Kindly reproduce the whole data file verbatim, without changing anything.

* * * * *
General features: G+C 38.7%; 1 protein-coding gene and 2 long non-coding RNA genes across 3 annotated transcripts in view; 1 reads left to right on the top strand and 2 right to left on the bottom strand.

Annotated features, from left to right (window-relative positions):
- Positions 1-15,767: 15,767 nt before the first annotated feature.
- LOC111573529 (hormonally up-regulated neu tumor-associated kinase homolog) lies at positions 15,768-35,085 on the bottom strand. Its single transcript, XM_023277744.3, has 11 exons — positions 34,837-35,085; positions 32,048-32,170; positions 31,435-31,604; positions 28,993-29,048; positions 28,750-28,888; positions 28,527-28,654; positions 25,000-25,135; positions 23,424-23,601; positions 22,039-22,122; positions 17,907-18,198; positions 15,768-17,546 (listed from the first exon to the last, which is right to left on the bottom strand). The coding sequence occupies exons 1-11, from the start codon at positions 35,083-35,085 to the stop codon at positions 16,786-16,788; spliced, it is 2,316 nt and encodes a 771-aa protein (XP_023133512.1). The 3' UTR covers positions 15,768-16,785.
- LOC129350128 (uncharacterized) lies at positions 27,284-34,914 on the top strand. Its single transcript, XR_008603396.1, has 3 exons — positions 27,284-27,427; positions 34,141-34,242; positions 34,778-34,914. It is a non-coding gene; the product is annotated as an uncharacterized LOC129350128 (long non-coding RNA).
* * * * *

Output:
General features: G+C 38.7%; 1 protein-coding gene and 2 long non-coding RNA genes across 3 annotated transcripts in view; 1 reads left to right on the top strand and 2 right to left on the bottom strand.

Annotated features, from left to right (window-relative positions):
- Positions 1-15,767: 15,767 nt before the first annotated feature.
- LOC111573529 (hormonally up-regulated neu tumor-associated kinase homolog) lies at positions 15,768-35,085 on the bottom strand. Its single transcript, XM_023277744.3, has 11 exons — positions 34,837-35,085; positions 32,048-32,170; positions 31,435-31,604; positions 28,993-29,048; positions 28,750-28,888; positions 28,527-28,654; positions 25,000-25,135; positions 23,424-23,601; positions 22,039-22,122; positions 17,907-18,198; positions 15,768-17,546 (listed from the first exon to the last, which is right to left on the bottom strand). The coding sequence occupies exons 1-11, from the start codon at positions 35,083-35,085 to the stop codon at positions 16,786-16,788; spliced, it is 2,316 nt and encodes a 771-aa protein (XP_023133512.1). The 3' UTR covers positions 15,768-16,785.
- LOC129350128 (uncharacterized) lies at positions 27,284-34,914 on the top strand. Its single transcript, XR_008603396.1, has 3 exons — positions 27,284-27,427; positions 34,141-34,242; positions 34,778-34,914. It is a non-coding gene; the product is annotated as an uncharacterized LOC129350128 (long non-coding RNA).